As a result, the number of vitriolic articles in the Israeli press pouring loathing upon the "settlers" has increased exponentially. Especially troubling is the fact that today, not only the regular settler-haters spew venom upon their fellow Jews, but that usually more respectful authors have joined their chorus as well.

Certainly one should not be surprised reading Gideon Levy's diatribe in Ha'aretz, in which he writes: "To those who are calling for empathy toward these settlers, we must say they do not deserve empathy since they never showed consideration for the feelings of others. There is not and never has been in the history of the state such a destructive and immoral enterprise as the settlement enterprise." And of course one should not be astonished when Uri Avnery echoes Levy by saying about the settlement policy that "for over a quarter of a century Israeli society has allowed a cancer to grow unchecked."

However, one should be shocked when similar writing is penned by Avi Shavit, who wrote in the same newspaper, "For a long time, there was justification for showing understanding toward the settlers. There was justification for talking with them, carrying on a dialogue with them. Not any more... It is either Israelis or settlers."

Sharon said in his Bible Quiz speech: "We must act according to the decree of the Prophet Isaiah, which combines human compassion with mutual responsibility, for 'when you see a naked person, clothe him; and do not hide yourself from your kin.'" Contrary to his own words Sharon hid himself from his own kin.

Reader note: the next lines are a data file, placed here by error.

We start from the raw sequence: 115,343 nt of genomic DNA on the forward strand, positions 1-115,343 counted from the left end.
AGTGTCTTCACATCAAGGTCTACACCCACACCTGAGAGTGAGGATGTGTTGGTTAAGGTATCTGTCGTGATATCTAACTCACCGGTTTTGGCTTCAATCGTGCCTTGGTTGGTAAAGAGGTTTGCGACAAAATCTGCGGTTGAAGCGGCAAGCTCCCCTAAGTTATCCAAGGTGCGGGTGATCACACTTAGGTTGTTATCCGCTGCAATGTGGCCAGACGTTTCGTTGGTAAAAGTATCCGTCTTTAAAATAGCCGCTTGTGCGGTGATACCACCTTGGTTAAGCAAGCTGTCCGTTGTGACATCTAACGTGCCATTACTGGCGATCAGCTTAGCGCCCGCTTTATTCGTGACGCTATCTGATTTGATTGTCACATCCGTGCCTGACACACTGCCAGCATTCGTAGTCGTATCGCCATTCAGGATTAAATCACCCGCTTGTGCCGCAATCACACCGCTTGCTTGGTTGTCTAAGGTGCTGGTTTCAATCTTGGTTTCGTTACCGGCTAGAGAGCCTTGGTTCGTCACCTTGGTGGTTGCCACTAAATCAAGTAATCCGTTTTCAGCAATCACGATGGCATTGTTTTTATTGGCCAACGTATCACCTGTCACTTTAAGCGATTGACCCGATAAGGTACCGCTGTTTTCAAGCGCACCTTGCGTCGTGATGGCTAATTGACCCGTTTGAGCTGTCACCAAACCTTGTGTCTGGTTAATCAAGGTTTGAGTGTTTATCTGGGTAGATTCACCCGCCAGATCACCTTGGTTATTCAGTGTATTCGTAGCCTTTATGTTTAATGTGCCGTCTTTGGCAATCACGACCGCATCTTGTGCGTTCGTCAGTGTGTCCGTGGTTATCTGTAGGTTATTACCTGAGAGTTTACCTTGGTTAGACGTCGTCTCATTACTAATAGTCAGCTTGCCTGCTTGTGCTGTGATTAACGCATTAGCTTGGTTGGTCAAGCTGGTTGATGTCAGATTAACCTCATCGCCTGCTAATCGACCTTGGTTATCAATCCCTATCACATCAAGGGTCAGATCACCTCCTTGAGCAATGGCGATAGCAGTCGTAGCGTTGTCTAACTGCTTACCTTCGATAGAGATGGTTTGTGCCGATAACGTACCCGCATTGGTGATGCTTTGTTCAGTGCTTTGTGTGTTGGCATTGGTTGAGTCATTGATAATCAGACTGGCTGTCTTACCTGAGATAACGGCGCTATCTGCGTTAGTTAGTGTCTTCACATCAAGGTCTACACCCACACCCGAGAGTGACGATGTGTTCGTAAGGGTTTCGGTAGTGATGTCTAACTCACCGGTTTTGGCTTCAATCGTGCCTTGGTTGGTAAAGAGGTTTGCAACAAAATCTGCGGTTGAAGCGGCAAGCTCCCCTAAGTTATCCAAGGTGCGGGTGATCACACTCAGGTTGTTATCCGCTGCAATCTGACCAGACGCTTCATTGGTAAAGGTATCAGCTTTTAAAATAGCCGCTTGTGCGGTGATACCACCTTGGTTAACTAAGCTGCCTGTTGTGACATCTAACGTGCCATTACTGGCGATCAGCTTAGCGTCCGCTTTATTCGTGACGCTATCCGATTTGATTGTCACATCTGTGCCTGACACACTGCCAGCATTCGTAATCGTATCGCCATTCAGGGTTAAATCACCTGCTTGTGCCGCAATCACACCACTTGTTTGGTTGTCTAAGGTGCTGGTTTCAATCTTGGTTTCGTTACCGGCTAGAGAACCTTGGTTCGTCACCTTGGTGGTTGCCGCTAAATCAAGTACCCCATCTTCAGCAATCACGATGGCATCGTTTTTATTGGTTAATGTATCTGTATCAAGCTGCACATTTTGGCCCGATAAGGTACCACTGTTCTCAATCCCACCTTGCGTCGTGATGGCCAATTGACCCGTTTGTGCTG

Not long ago himself praising the settlers of Gaza he made a 180-degree turn. He did not conduct any sensible dialogue in the Israeli society in order to determine how the country should live further if the decision would be taken to uproot the Jews from their homes. He did not allow people to think what will happen to the Jewish state if it rejects the basic tenet on which it was build -- the settlement enterprise. He simply made a decision and like bulldozer went with it ahead.

Of course it is not from compassion that Sharon decided to establish a special unit of some 2,000 soldiers to carry out the mission of removing the Jews from their homes. Israeli newspapers shared with their readers the information that this "special unit will carry out the forceful evacuation of settlers. The unit's soldiers will be specially trained for the operation. It will function as a wing of the police force, and will train only for the mission of evacuation."

On December 26, Yediot Aharanot in the article entitled "Police Prepare for Forced Evacuation" wrote that,

"The police would like to purchase equipment that will be used by the Israel Police and Border Police troops who take part in the evacuation of the settlements in the Gaza Strip and northern Samaria... The equipment in question includes hundreds of new batons, dozens of horses and a number of vehicles fitted with water cannons."